Tony Kanaan to honor Medal of Honor recipient during Indy 500

Editor’s Note: there are a pair of American Legion releases for Tony Kanaan honoring a Medal of Honor recipient during this year’s Indianapolis 500. The pre-press conference release is first, followed shortly by the second one via The American Legion’s website.

Photo courtesy Penske Entertainment – Joe Skibinski

On May 30 at Charlotte Motor Speedway, NASCAR’s Kurt Busch will drive his Chip Ganassi Racing/GEARWRENCH No. 1 Chevy in the Coca-Cola 600. On his car will be displayed the name of Medal of Honor recipient U.S. Marine Cpl. Jason Dunham, who in 2004 died days after falling on a grenade to save the lives of multiple fellow Marines while on a reconnaissance mission in Karabilah, Iraq.

American Legion Executive Director Chanin Nuntavong, a Marine veteran, was instrumental in the initiative to recognize Dunham – a gesture Dunham’s mom Deb said left her family “both humbled us and gave us a great deal of pride.”

Nearly 100,000 race attendees and millions more watching from home will have the opportunity to see Dunham honored. And around five or so hours earlier around 580 miles northwest of Charlotte, an even larger in-person audience also will have the opportunity to see Dunham’s name and understand his sacrifice.

The American Legion No. 48 Honda, which will start the Indianapolis 500 fifth and is being driven by Tony Kanaan for Chip Ganassi Racing, also will bear Dunham’s name. Seeing her son honored during the NTT INDYCAR Series’ biggest event left Deb moved.

“When we learned that Tony Kanaan was also going to be carrying Jason’s name on his car, I cried,” Deb said. “I could not believe that Mr. Ganassi had extended the honor of being on one car for Memorial (Day) Weekend to being on two cars. We were left speechless and very humbled.”

Any individual’s name on a Chip Ganassi Car is a rarity, owner Chip Ganassi said. But this was something different. “As our car is related, we have always thought that it is about the team and not just the driver, so we rarely – if ever – put an individual name on our cars. When I heard the story of Cpl. Dunham I thought it was the least we can do.

“It’s more of an honor for us to have his name on those cars. It is a bit humbling as he gave the ultimate sacrifice in serving his country, and the manner in which he did it is telling about the man. We are honored to run his name on both of the cars. That’s what Memorial Day is all about.”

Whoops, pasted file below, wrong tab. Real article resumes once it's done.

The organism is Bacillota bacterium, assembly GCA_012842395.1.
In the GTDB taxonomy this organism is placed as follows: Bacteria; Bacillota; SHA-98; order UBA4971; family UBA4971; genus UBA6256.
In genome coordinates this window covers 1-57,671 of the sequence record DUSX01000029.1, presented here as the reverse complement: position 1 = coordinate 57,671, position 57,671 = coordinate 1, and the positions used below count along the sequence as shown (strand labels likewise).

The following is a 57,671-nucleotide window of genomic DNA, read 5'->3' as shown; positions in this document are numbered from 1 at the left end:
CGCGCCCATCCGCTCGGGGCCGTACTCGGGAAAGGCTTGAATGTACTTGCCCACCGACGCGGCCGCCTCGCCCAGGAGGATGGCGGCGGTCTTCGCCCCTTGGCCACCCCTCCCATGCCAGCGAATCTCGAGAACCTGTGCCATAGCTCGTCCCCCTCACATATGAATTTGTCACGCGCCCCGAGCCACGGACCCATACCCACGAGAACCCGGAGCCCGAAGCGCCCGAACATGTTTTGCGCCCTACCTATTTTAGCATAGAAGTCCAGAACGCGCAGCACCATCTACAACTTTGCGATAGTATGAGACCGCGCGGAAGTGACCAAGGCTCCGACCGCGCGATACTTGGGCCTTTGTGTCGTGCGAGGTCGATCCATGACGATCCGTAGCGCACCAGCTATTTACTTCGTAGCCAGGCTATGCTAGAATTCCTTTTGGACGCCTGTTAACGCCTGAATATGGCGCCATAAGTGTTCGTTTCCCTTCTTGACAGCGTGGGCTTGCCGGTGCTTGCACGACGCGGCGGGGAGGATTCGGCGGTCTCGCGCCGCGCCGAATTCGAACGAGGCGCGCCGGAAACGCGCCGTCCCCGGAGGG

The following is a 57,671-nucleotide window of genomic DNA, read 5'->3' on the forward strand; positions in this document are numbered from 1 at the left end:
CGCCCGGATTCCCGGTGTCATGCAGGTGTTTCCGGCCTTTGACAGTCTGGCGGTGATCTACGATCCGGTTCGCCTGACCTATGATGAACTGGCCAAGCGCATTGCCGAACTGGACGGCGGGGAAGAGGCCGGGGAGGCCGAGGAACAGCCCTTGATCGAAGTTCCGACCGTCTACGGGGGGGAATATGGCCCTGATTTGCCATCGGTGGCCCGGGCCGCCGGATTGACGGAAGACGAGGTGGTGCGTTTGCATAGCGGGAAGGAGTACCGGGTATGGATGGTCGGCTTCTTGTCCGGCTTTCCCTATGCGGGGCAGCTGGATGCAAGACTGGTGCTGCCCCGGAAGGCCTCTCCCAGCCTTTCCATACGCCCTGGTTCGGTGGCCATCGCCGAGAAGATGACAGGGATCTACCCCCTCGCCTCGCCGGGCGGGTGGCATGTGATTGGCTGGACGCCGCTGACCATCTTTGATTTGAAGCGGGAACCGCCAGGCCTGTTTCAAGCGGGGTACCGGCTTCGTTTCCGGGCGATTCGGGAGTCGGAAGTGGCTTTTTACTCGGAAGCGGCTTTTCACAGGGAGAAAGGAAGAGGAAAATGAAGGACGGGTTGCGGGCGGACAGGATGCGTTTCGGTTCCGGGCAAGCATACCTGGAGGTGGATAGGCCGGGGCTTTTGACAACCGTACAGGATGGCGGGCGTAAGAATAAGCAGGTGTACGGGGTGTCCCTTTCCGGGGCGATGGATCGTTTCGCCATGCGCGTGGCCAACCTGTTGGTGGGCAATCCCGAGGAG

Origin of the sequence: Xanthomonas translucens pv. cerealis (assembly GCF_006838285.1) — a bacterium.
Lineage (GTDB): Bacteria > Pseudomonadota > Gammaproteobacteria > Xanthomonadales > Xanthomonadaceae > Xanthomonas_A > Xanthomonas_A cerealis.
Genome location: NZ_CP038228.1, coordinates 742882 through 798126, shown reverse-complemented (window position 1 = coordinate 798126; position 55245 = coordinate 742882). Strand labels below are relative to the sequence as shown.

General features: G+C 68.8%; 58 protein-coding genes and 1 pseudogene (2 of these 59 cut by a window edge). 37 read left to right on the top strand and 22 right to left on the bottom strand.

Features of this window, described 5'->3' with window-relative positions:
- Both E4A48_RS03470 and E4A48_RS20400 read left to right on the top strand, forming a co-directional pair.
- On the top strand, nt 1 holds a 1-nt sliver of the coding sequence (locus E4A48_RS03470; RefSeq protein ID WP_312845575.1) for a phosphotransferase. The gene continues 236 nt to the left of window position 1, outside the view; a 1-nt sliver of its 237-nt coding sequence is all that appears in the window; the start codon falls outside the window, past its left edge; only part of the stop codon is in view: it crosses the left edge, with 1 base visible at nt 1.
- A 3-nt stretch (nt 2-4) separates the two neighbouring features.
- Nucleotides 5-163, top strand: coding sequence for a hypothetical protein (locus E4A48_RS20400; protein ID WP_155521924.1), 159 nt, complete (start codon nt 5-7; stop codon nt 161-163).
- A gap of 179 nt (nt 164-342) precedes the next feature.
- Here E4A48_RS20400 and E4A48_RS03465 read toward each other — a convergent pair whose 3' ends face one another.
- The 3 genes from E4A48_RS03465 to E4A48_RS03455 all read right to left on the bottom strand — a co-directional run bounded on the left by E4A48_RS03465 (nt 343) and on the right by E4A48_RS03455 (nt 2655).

One of the missions of The American Legion is to ensure the fallen and their families are never forgotten. Ganassi said sharing Dunham’s name on his cars is a good way to carry out that mission.

“Everyone is thankful to all our veterans, but sometimes making them even more aware about sacrifices they make for us helps drive the message home,” Ganassi said. “We owe Cpl. Dunham and many others such a debt of gratitude.”

Deb said she and members of her family will be watching both the Indy 500 and the Coca-Cola 600 from home this weekend. She hopes those who see Dunham’s name, as well as the names of the other servicemembers being honoring during the NASCAR race, think about those names.

“We are praying that when people see the names that all the drivers are carrying that they may look up what each fallen warrior did and remember that the fallen need to be remembered, (and) that our veterans and our active military need to be thanked,” she said. “Chip Ganassi Racing and Tony Kanaan are reminding us of those who have given all for our freedoms and privileges.”

American Legion, Chip Ganassi Racing announce effort to address, reduce veteran suicide

The partnership between The American Legion and Chip Ganassi Racing (CGR) extended beyond the track May 27 and into a crisis in need of a long-overdue solution: veteran suicides.

With the Indianapolis Motor Speedway – where Tony Kanaan will drive The American Legion 48 Honda for CGR in the May 30 Indianapolis 500 – serving as the backdrop, addressing the veteran suicide issue was the focus for American Legion representatives, Kanaan, CGR owner Chip Ganassi and retired Sgt. Maj. Micheal Barrett, who served as the 17th Sergeant Major of the U.S. Marine Corps.

“No other organization like The American Legion is poised to take on the biggest issues facing veterans,” American Legion Chief Marketing Officer Dean Kessel said. “Today, we’re here to talk about … stopping and preventing veteran suicide. This is the biggest issue facing this generation of veterans. We are going to be at the tip of the spear on this initiative to lead it into the next decade, however long it takes to wrestle this.

“We are not mental-health experts, but we know how to pull the right people together. We do have a tremendous peer-to-peer support network with our 12,000 posts.”